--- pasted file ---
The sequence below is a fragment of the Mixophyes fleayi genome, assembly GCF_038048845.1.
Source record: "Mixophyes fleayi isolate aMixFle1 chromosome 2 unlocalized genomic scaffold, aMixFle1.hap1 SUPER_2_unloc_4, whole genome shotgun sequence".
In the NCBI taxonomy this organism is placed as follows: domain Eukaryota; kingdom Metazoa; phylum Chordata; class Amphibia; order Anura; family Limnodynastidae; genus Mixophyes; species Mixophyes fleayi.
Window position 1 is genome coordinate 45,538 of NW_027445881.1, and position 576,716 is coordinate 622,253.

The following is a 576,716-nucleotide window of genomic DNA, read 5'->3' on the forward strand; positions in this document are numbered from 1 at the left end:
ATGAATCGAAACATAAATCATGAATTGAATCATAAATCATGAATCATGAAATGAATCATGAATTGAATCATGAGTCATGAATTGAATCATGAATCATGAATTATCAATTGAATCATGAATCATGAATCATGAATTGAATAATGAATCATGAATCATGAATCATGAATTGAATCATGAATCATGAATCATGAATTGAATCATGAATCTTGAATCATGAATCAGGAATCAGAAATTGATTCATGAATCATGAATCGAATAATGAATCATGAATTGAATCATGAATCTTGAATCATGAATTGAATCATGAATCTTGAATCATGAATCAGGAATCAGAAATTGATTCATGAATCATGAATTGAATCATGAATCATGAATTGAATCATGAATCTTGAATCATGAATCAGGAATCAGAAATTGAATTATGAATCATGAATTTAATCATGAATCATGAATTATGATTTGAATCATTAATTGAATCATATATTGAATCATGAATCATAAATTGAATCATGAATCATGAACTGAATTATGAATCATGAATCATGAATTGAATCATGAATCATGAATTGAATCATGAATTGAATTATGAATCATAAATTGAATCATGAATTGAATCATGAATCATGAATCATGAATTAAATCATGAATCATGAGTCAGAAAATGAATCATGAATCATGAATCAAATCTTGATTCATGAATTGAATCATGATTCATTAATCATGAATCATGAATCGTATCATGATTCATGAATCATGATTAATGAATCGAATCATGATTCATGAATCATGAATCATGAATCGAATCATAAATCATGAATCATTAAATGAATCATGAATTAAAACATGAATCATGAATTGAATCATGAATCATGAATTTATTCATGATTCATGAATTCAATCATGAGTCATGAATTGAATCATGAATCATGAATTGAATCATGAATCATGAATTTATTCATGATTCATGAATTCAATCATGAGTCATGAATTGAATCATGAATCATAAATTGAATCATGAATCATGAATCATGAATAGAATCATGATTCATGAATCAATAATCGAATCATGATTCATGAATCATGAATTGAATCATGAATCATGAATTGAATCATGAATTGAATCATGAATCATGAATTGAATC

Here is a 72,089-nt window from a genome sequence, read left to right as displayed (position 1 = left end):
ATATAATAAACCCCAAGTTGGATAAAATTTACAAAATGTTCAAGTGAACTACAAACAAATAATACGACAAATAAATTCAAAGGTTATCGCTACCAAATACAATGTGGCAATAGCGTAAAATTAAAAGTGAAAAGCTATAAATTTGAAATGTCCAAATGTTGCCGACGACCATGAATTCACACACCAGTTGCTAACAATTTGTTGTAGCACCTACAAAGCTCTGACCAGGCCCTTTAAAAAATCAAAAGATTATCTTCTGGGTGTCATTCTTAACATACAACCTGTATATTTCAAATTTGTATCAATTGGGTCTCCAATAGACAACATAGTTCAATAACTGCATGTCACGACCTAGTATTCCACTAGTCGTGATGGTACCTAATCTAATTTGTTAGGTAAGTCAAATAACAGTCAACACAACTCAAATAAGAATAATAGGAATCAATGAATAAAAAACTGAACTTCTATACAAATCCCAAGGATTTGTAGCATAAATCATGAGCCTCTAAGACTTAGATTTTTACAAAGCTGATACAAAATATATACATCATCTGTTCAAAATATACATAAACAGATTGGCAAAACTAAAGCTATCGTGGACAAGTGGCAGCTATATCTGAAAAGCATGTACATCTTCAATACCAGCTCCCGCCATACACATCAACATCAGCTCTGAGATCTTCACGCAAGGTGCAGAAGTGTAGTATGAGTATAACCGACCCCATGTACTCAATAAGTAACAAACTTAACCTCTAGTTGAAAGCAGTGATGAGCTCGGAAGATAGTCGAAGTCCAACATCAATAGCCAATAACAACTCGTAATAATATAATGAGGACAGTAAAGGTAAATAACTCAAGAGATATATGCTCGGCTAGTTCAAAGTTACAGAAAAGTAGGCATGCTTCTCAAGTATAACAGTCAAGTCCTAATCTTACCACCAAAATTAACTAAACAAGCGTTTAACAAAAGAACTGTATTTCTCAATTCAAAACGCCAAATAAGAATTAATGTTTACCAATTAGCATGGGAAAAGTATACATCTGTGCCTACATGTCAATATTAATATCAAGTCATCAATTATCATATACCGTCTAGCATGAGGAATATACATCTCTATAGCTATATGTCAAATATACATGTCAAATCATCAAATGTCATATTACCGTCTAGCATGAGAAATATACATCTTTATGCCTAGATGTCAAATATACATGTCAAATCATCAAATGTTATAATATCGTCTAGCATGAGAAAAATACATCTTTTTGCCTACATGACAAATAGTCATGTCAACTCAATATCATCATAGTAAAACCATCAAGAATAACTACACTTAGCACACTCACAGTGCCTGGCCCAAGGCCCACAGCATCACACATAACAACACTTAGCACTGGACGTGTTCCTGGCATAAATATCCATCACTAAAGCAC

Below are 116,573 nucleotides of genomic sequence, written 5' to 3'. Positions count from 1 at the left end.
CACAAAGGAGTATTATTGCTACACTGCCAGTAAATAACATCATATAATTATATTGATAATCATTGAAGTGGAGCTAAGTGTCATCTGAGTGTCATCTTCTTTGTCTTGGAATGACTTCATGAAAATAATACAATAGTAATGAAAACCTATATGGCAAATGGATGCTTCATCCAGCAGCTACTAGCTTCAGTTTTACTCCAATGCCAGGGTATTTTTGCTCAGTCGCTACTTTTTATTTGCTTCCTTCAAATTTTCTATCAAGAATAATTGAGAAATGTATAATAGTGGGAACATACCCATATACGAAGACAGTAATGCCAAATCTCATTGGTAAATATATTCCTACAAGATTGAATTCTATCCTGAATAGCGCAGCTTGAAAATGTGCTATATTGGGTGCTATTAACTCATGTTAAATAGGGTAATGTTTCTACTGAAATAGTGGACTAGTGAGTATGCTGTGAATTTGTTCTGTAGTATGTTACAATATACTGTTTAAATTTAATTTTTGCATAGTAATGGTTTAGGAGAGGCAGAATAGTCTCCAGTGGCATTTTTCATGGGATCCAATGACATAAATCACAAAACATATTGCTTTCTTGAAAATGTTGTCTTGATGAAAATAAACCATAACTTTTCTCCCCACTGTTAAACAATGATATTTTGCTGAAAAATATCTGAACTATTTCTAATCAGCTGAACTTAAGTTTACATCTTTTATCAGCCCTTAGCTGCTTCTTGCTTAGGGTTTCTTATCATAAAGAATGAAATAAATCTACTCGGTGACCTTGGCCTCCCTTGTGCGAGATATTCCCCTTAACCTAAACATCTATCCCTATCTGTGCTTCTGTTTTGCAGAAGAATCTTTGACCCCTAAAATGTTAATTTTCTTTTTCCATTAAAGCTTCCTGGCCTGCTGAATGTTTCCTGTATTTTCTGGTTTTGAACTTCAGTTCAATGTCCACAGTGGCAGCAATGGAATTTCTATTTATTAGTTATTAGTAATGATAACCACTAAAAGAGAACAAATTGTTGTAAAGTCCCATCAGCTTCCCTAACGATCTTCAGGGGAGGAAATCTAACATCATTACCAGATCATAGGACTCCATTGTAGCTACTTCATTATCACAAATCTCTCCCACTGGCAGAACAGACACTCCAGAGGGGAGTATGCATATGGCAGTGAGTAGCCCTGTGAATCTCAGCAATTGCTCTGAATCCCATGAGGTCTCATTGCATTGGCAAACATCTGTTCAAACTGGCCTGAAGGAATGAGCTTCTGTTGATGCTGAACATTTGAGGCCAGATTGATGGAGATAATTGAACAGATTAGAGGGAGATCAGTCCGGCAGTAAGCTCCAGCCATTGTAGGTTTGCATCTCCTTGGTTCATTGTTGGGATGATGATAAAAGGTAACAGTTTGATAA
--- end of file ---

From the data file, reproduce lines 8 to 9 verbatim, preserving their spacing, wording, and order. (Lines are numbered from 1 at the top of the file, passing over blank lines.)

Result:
ATATAATAAACCCCAAGTTGGATAAAATTTACAAAATGTTCAAGTGAACTACAAACAAATAATACGACAAATAAATTCAAAGGTTATCGCTACCAAATACAATGTGGCAATAGCGTAAAATTAAAAGTGAAAAGCTATAAATTTGAAATGTCCAAATGTTGCCGACGACCATGAATTCACACACCAGTTGCTAACAATTTGTTGTAGCACCTACAAAGCTCTGACCAGGCCCTTTAAAAAATCAAAAGATTATCTTCTGGGTGTCATTCTTAACATACAACCTGTATATTTCAAATTTGTATCAATTGGGTCTCCAATAGACAACATAGTTCAATAACTGCATGTCACGACCTAGTATTCCACTAGTCGTGATGGTACCTAATCTAATTTGTTAGGTAAGTCAAATAACAGTCAACACAACTCAAATAAGAATAATAGGAATCAATGAATAAAAAACTGAACTTCTATACAAATCCCAAGGATTTGTAGCATAAATCATGAGCCTCTAAGACTTAGATTTTTACAAAGCTGATACAAAATATATACATCATCTGTTCAAAATATACATAAACAGATTGGCAAAACTAAAGCTATCGTGGACAAGTGGCAGCTATATCTGAAAAGCATGTACATCTTCAATACCAGCTCCCGCCATACACATCAACATCAGCTCTGAGATCTTCACGCAAGGTGCAGAAGTGTAGTATGAGTATAACCGACCCCATGTACTCAATAAGTAACAAACTTAACCTCTAGTTGAAAGCAGTGATGAGCTCGGAAGATAGTCGAAGTCCAACATCAATAGCCAATAACAACTCGTAATAATATAATGAGGACAGTAAAGGTAAATAACTCAAGAGATATATGCTCGGCTAGTTCAAAGTTACAGAAAAGTAGGCATGCTTCTCAAGTATAACAGTCAAGTCCTAATCTTACCACCAAAATTAACTAAACAAGCGTTTAACAAAAGAACTGTATTTCTCAATTCAAAACGCCAAATAAGAATTAATGTTTACCAATTAGCATGGGAAAAGTATACATCTGTGCCTACATGTCAATATTAATATCAAGTCATCAATTATCATATACCGTCTAGCATGAGGAATATACATCTCTATAGCTATATGTCAAATATACATGTCAAATCATCAAATGTCATATTACCGTCTAGCATGAGAAATATACATCTTTATGCCTAGATGTCAAATATACATGTCAAATCATCAAATGTTATAATATCGTCTAGCATGAGAAAAATACATCTTTTTGCCTACATGACAAATAGTCATGTCAACTCAATATCATCATAGTAAAACCATCAAGAATAACTACACTTAGCACACTCACAGTGCCTGGCCCAAGGCCCACAGCATCACACATAACAACACTTAGCACTGGACGTGTTCCTGGCATAAATATCCATCACTAAAGCAC

Below are 116,573 nucleotides of genomic sequence, written 5' to 3'. Positions count from 1 at the left end.